On May 4 and 5, Pakistan’s Foreign Minister Bilawal Bhutto Zardari was in India for a Shanghai Cooperation Organization meeting. It was the first visit by a Pakistani foreign minister to India since 2011 – but given the multilateral nature of the trip, it very much did not mark a breakthrough in bilateral relations.
To unpack the SCO meeting – and the broader outlook for India-Pakistan ties – The Diplomat interviewed Michael Kugelman, the director of the South Asia Institute at the Wilson Center in Washington, D.C. and a leading specialist on Afghanistan, India, and Pakistan and their relations with the United States. Kugelman notes that the India-Pakistan relationship is in a bad place today, but outside concerns are working to prevent escalation. Simply put, neither India nor Pakistan can afford a crisis along their border.
With his attendance at the SCO Foreign Ministers’ Meeting in Goa, Pakistan’s Foreign Minister Bilawal Bhutto Zardari became the highest-ranking Pakistani official to visit India in nearly a decade. What did you make of the bilateral dynamic during Bhutto Zardari’s time in India?
Seen strictly from an India-Pakistan bilateral lens, his time in India was an unmitigated disaster. There was no sideline meeting between Bhutto Zardari and his counterpart, S. Jaishankar. Their only encounter came during a brief greeting ceremony where the body language of both men was stiff and uncomfortable. Bhutto Zardari laid out views about Kashmir and the China-Pakistan Economic Corridor that New Delhi unsurprisingly took issue with. This led Jaishankar, in a post-summit press conference, to lambast Bhutto Zardari as a spokesperson for a terrorist state.
I wouldn’t say any of this damaged India-Pakistan relations in a big way (after all, ugly rhetoric and unpopular policy positions are quite typical for the relationship), but it certainly did nothing to improve relations, not even in a small way.
Naturally, critics of Bhutto Zardari and his government will seize on this outcome and question his decision to visit India to start with, given that he took the bold decision to go to India, only to be humiliated by his Indian counterpart. That’s only a valid argument if one believes he went to Goa hoping to strengthen India-Pakistan relations. If that’s the case, then the trip was an utter failure. However, my sense is he went in great part to strengthen engagement with the SCO and to hold bilateral meetings with key countries – China, Russia, and four Central Asian states. As I note below, the SCO is a rare regional organization that – despite India’s membership – can be helpful for Pakistan, given that it’s dominated by China, Pakistan’s closest ally.
This was the first time a Pakistani foreign minister visited India since Hina Rabbani Khar went in 2011. At that time, reconciliation was a real goal. She visited Delhi specifically to meet Indian officials, at a moment when steps were being taken to increase trade relations. It was also a moment when the U.S.-Pakistan relationship was in severe stress. So it was the right time, back then, for Pakistan to make a pitch for reconciliation (even though it failed). Now is not the right time, as circumstances are quite different. The relationship today is in a much worse place than in 2011.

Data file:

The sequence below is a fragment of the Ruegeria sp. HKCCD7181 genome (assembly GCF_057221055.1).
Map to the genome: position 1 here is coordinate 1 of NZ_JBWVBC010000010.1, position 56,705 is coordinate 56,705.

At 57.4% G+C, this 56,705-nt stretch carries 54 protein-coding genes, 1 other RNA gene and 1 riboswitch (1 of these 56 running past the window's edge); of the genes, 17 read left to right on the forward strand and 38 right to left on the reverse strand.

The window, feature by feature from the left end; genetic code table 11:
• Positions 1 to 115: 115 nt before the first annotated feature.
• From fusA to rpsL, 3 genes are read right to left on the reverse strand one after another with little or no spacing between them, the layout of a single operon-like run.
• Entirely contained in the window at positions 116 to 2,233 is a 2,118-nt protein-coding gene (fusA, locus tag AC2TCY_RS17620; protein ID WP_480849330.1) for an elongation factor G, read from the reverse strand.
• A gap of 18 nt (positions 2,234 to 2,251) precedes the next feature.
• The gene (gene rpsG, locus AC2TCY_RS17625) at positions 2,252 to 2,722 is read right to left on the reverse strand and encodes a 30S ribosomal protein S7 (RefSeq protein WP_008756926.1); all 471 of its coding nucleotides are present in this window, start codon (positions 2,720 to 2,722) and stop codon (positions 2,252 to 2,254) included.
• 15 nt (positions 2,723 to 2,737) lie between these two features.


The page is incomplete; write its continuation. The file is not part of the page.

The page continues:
More generally, how has the tendentious relationship between India and Pakistan impacted the SCO? Tensions between them have effectively crashed the South Asian Association for Regional Cooperation (SAARC), and there were concerns their inclusion in the SCO could have a similar impact on the group.
It’s true that SAARC has effectively been paralyzed by India-Pakistan tensions, given that SAARC operates based on unanimity and India and Pakistan rarely agree on anything. But the dynamic with SCO is different. China is the most dominant member, not India. The presence of both China and Russia mean that India and Pakistan enjoy less clout within SCO than they do within SAARC.
I’d actually argue that SCO is a rare multilateral organization where Pakistan is advantaged more than India. SCO is dominated by China, an ally of Pakistan and a rival of India. With Russia weakened by its war in Ukraine, China stands to become even more influential within SCO. And that’s another advantage for Islamabad.
All this said, India-Pakistan rivalry does play out within SCO. Half the SCO membership is based in Central Asia, a region that has become a new battleground for India-Pakistan competition – mainly because of its vast natural resources. Pakistan enjoys direct land access via Afghanistan, though India has sought to keep up through developing new dialogue mechanisms with Central Asian states. New Delhi and Islamabad want to use their SCO membership to strengthen engagement with the group’s four Central Asian states, as part of their respective broader efforts to develop a deeper footprint in that region.
Pakistan is in crisis on multiple fronts, from the economic to the political. How is this impacting the foreign policy decisions being made, especially with regards to India?